August 30, 2018
Longines, who have in recent years balanced their popular Heritage Collection (to include the excellent Longines Legend Diver) with their more modern Sport and Elegance ranges, unveiled an updated version of their decade-old HydroConquest at this year’s Baselworld. Longines’ most recent iteration of their modern sport diver is available in multiple case sizes, colors, and also as an automatic chronograph. Most prominently, the new Longines HydroConquest is equipped with a new for 2018 ceramic bezel insert, a feature fast becoming a mainstay in modern Swiss diving watches. In this Hands-On, we’ll dig into the 41mm version of the new HydroConquest to see if the new look and ceramic bezel add to Longines’ dependable design.
While the HydroConquest has been updated before, each time with subtle changes to the design, size, dial text, color, or strap and bracelet set up, the HydroConquest is in general a 41mm, 300m water-resistant stainless steel diver with a traditional aluminum bezel insert and a sapphire crystal. Though long considered a solid option in the affordable dress diver space, the HydroConquest was due for an update to keep the watch current in a fickle market. Offering the watch in new sizes helps broaden the appeal, with a new 43mm version to suit those after a larger wrist presence.
The mere fact that Longines have produced the HydroConquest for the last eleven years says something about public interest in the design. With the watch industry full to the brim with “vintage-inspired” models, especially diver’s watches, the HydroConquest has stood out as a piece which isn’t attempting to be anything other than a diver’s watch designed in and for the modern watch era, no faux-vintage lume needed or wanted. For me, that by itself is refreshing.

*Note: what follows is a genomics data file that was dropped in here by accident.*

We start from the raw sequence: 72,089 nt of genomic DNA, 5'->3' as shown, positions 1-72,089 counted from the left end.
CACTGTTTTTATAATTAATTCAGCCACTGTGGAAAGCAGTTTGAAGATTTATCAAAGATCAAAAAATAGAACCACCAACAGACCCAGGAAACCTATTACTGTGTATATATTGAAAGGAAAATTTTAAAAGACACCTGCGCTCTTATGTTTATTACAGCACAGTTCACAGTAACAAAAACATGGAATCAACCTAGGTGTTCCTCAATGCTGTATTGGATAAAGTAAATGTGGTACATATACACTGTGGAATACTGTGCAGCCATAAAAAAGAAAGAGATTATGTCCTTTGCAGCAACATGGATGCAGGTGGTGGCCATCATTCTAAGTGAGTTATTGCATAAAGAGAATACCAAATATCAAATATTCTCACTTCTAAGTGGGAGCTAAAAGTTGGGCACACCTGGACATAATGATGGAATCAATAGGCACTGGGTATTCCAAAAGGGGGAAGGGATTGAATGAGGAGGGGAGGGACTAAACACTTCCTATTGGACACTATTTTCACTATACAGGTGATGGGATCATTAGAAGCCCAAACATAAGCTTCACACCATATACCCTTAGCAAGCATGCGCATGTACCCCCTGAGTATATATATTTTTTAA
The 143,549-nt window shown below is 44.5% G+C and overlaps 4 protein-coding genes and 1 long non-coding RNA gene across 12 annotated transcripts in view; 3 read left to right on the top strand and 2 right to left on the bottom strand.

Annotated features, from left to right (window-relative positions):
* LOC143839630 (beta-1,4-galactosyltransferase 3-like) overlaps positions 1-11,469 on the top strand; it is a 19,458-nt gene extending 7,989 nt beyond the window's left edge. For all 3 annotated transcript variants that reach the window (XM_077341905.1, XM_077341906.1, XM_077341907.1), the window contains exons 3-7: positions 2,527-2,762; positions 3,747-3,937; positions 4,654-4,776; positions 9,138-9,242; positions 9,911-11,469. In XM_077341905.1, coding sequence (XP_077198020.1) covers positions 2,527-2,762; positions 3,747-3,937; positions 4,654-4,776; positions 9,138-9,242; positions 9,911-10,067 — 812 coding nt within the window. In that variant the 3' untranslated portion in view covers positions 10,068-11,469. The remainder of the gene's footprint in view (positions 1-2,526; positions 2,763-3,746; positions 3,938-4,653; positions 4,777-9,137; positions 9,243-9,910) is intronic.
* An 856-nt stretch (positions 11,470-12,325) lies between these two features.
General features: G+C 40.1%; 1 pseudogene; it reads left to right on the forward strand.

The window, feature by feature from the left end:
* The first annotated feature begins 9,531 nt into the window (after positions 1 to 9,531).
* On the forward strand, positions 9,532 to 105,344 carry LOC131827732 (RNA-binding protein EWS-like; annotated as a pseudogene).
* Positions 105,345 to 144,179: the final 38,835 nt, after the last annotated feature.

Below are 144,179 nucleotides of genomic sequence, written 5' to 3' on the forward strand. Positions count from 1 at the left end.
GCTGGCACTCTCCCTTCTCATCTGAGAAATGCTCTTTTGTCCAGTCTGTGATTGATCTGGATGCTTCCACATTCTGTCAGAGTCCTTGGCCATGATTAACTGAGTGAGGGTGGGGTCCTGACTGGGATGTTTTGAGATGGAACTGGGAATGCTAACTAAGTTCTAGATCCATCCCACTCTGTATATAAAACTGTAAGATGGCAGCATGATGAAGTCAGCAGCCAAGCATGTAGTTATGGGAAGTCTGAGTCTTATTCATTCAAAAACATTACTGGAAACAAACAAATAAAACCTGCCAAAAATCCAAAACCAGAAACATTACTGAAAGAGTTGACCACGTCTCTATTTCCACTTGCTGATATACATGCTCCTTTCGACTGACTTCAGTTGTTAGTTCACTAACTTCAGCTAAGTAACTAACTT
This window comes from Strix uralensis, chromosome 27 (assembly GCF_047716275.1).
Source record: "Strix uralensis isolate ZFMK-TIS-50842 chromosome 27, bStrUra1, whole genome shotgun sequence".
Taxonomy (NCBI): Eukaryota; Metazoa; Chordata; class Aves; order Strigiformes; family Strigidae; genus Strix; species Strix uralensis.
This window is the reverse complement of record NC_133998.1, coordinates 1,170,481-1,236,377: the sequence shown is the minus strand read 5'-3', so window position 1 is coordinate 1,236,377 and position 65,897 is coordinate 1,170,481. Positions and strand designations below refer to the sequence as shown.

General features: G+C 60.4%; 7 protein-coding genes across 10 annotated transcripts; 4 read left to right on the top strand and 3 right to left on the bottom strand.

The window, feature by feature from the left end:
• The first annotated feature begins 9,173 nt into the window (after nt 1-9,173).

Other than the ceramic bezel – and we’ll get there in moment – the biggest change in the HydroConquest is the availability of new colors. Where the old model was available in black or blue and with or without the always in and out of vogue gold accents, the new HydroConquest has a more subtle approach. A grey dial is now available as an option as well as two new US exclusive versions in PVD black with a grey dial or a stainless steel, blue dialed model; both in 41mm.
Other than color, the new Longines HydroConquest dial is much the same as before, with large lumed Arabic indices at twelve, six, and nine, minimal dial text, and a traditional date window at three o’clock. In fact, the only change I can find is the removal of the small trapezoidal applied elements, which previously sat just inside the lumed round hour markers. I’m glad they’re gone, as they didn’t do anything for me and made the dial appear a bit cluttered. The hands are also exactly the same as far as I can tell. Such small changes indicate Longines’ confidence in the HydroConquest as it already existed, and good for Longines for sticking to their guns.
The US exclusive versions of the watch have a few more updates, with “USA” printed at the dial’s perimeter between the four and five o’clock markers, a lumed ’50’ on the ceramic bezel insert for the 50 states, and a unique caseback. The US exclusive models are a limited release, with 1,000 total being produced, and also include new, color matched rubber NATO straps as an extra.